It often prompts us to ask what is private and what is public information? Some information is initially ‘private’ but for legal or corporate issues, it becomes public. For example, if you were to eat at a cafe or restaurant and later found out they had a prior pest control issue, you as a consumer would want to know that you could publicly access that information. It is a fine balance to manage what we need to know versus what we want to know.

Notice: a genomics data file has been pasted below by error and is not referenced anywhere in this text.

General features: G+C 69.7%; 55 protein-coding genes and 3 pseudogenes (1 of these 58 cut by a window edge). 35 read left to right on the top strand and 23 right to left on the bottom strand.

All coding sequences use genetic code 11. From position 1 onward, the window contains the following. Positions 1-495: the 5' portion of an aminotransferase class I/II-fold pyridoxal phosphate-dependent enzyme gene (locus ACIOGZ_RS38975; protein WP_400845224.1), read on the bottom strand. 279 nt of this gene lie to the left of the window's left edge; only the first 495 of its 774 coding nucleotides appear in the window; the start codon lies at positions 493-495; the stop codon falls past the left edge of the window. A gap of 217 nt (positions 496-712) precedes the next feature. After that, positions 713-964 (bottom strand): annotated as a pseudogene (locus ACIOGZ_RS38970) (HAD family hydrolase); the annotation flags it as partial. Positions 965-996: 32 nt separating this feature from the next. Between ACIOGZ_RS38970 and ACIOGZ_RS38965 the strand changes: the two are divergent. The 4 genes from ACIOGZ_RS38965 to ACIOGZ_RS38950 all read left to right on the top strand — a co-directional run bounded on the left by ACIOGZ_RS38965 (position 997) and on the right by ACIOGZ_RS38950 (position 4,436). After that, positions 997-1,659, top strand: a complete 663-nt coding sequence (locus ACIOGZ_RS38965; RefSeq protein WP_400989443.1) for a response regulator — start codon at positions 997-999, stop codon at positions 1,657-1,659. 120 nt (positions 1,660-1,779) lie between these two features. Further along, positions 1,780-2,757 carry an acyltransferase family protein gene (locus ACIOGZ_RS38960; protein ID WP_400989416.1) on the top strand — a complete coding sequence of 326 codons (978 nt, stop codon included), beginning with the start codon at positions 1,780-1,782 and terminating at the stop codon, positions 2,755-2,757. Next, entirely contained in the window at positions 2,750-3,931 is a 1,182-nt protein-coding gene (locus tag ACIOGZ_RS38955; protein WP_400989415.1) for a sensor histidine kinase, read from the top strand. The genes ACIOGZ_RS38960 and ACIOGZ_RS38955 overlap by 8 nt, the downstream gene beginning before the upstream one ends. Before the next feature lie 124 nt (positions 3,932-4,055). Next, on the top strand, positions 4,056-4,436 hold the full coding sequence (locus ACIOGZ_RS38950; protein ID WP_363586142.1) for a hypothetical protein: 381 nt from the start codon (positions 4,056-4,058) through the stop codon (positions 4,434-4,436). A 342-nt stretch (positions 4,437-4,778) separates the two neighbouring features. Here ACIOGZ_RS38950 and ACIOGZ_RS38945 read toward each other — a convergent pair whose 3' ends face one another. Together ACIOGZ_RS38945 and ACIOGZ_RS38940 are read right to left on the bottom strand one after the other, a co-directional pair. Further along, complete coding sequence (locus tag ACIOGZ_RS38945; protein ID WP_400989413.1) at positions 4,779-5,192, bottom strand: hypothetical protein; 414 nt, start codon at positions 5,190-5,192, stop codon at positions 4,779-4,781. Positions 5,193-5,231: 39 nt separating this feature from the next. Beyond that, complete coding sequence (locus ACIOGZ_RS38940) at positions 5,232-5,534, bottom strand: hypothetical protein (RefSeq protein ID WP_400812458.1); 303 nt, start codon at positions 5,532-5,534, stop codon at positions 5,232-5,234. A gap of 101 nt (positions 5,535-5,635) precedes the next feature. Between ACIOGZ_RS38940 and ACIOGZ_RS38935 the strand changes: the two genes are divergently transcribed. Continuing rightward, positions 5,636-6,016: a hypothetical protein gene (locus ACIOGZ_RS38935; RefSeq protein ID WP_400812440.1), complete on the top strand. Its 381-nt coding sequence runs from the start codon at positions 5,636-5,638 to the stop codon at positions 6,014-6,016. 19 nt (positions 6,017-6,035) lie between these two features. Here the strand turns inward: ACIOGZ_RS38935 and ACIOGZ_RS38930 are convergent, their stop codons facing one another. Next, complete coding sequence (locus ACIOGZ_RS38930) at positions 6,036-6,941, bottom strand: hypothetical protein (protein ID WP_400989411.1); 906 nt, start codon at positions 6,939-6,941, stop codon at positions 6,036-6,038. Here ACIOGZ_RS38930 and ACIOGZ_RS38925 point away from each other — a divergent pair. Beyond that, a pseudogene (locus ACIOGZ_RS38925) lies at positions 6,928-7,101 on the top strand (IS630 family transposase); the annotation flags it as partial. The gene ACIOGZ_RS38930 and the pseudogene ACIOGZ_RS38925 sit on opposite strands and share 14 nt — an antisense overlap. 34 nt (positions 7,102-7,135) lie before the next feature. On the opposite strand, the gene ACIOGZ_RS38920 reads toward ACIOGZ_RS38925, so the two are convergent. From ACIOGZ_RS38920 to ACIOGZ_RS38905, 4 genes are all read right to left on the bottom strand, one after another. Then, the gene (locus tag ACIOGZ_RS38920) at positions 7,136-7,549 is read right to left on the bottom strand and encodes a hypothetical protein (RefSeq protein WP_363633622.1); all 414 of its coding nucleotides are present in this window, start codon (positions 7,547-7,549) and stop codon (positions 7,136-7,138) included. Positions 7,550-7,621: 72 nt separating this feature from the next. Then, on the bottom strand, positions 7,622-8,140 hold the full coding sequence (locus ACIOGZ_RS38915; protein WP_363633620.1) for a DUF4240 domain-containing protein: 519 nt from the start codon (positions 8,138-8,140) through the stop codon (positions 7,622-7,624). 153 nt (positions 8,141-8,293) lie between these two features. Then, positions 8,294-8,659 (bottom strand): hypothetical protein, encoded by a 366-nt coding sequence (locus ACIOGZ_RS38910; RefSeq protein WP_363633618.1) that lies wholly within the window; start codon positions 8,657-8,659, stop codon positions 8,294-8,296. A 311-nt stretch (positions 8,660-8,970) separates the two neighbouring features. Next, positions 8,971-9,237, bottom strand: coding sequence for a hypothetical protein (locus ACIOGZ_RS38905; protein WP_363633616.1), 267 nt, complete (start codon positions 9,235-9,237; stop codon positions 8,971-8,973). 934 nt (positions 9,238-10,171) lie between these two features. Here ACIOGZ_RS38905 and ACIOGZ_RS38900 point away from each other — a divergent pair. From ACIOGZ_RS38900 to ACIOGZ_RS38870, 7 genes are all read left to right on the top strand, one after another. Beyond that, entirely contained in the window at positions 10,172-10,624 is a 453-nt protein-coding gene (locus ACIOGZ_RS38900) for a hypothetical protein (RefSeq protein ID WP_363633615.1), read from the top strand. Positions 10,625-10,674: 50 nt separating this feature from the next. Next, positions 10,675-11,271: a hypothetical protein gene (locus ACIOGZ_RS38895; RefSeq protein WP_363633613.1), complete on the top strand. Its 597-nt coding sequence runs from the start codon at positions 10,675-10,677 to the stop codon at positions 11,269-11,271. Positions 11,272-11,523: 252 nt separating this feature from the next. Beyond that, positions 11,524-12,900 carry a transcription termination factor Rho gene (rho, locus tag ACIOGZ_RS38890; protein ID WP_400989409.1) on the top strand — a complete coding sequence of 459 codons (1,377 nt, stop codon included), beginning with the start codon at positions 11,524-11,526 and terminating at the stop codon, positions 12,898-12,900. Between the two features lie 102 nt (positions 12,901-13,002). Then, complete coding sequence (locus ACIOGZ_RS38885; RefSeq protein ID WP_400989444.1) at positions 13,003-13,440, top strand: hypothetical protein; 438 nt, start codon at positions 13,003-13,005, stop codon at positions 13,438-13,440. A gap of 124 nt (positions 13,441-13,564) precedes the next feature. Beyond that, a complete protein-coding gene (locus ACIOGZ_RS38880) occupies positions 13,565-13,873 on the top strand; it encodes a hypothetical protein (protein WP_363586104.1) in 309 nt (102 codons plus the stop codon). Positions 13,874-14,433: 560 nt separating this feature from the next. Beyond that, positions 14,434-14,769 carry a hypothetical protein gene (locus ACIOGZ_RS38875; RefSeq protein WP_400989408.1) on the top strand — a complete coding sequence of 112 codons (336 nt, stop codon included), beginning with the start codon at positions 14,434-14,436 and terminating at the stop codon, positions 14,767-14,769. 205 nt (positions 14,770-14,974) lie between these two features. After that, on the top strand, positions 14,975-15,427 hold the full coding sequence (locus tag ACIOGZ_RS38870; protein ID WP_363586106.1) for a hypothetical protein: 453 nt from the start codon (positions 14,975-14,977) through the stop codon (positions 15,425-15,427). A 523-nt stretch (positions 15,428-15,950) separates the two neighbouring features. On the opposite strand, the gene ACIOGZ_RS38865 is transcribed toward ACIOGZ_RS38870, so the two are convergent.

In the last year we have seen an undercurrent begin, the consumers being the trigger for such changes. Europe has recently become the most aggressive tech watchdog, fining Google $57M for not properly disclosing how their data collection is used to create personalised advertisements to customers. The result of these cases could potentially be more transparent transactions between corporate giants and consumers; we can see some evidence of it happening now. The ACCC has proposed new privacy protection rules. They have constructed 23 recommendations to protect consumers, mainly by being more transparent and having higher standards for consent for information collection, use or disclosure, including making notifications intelligible by the youngest allowed user of any given platform. It’s hard to say exactly what privacy will look like in the future and ultimately the next few years will be particularly impactful. We will have to wait and see.